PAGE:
There may be changes in the behavior of patients and health care providers, which are reviewed by Edelman and Pettus
      • Edelman S.
      • Pettus J.
      Challenges associated with insulin therapy in type 2 diabetes mellitus.
      in this supplement.

      Health Care Reform Issues

      Diabetes remains an important target for pay for performance programs, such as the Physician Quality Reporting System

      Centers for Medicare and Medicaid Services. Last updated 2013. Physician Quality Reporting System. Available at: http://www.cms.gov/Medicare/Quality-Initiatives-Patient-Assessment-Instruments/PQRS/index.html?redirect=/pqrs. Accessed December 2013.

      and the Healthcare Effectiveness Data and Information Set.

      National Committee for Quality Assurance. Last updated 2013. HEDIS & Performance Measurement. Available at: http://www.ncqa.org/HEDISQualityMeasurement.aspx. Accessed December 2013.

      Traditional metrics of glucose control (eg, achievement of HbA1c<7.0%) are now being supplemented by the healthcare reform–driven Value-Based Purchasing Modifier. This modifier will score clinicians in how well they control the entire cost of care for patients with diabetes. Patients who are admitted for uncontrolled diabetes will lead to clinicians scoring poorly in “quality.” Clinicians who have the highest quality scores and lowest cost will earn the most incentive payments. Thus, increased attention on reduction of hypoglycemic risk of patients will lead to reduced cost, better outcomes for patients, and enhanced payments for doctors.

      Centers for Medicare and Medicaid Services. Last updated 2012. CMS Proposals for the Physician Value-Based Payment Modifier under the Medicare Physician Fee Schedule. Available at: http://www.cms.gov/Outreach-and-Education/Outreach/NPC/Downloads/8-1-12-VBPM-NPC-Presentation.pdf. Accessed December 2013.

      Patient Management Issues

      Improving Self-Treatment

      Improving patients' ability to self-treat may mitigate some of the adverse consequences of hypoglycemia. A starting point is to assess the health literacy of patients and their support structure/resources at home. It is essential to determine whether they are able to administer medications correctly, perform self-monitoring of blood glucose, adjust insulin doses, and know when to ask for assistance. In one study, even after an educational program, people often struggled to adhere to guidelines for self-treatment of hypoglycemia.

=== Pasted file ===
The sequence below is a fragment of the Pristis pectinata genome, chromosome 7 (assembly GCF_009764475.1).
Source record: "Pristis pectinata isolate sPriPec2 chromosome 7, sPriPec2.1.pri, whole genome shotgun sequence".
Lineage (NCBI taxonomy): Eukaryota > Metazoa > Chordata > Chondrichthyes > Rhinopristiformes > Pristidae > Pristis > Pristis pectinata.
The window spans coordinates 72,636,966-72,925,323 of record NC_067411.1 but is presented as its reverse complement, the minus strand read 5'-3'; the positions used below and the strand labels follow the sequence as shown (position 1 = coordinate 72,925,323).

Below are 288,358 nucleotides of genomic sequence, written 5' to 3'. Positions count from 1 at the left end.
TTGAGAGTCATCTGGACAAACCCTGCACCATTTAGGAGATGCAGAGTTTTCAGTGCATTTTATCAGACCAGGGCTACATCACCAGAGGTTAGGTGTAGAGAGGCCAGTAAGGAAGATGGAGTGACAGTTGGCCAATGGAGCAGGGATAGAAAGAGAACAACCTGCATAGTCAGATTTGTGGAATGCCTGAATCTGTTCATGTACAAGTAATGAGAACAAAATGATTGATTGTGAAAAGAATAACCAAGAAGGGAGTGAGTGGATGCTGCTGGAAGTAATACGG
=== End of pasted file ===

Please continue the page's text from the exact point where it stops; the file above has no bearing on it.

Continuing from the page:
• Lawton J.
      • Rankin D.
      • Cooke D.D.
      • et al.
      Self-treating hypoglycaemia: a longitudinal qualitative investigation of the experiences and views of people with Type 1 diabetes.
      Therefore, it is critically important that healthcare professionals assess patients' need for support during patient visits and follow-up to ensure that the required support is provided.
      • Tan P.
      • Chen H.C.
      • Taylor B.
      • Hegney D.
      Experience of hypoglycaemia and strategies used for its management by community-dwelling adults with diabetes mellitus: a systematic review.
      Coexisting clinical depression may complicate, or result from, diabetes, so it is important that clinicians screen for this condition routinely.
      • Hermanns N.
      • Caputo S.
      • Dzida G.
      • et al.
      Screening, evaluation and management of depression in people with diabetes in primary care.
      Major diabetes guidelines worldwide offer recommendations for dosing rescue carbohydrates (eg, 10-30 g with a wait time of 10-15 minutes if hypoglycemia persists). However, an Australian study in 92 adults using insulin has suggested that the initial amount should be 20 g with a 10-minute wait for optimal treatment.
      • Vindedzis S.
      • Marsh B.
      • Sherriff J.
      • et al.
      Dietary treatment of hypoglycaemia: should the Australian recommendation be increased?.
      Research in children has shown that readily available sucrose (Skittles) can increase blood glucose to the same extent as more expensive BD Glucose tablets (Becton Dickinson and Co, Franklin Lakes, NJ; product now discontinued), and better than fructose (Fruit to Go). Thus, Skittles may offer a more economic way to self-treat hypoglycemic events.
      • Husband A.C.
      • Crawford S.
      • McCoy L.A.
      • Pacaud D.
      The effectiveness of glucose, sucrose, and fructose in treating hypoglycemia in children with type 1 diabetes.
      Therefore, the common rule of 15s (ie, 15 M&Ms, 15 Skittles, recheck in 15 minutes) still seems sensible.

      Avoiding Hypoglycemia-Associated Autonomic Failure and Impaired Hypoglycemia Awareness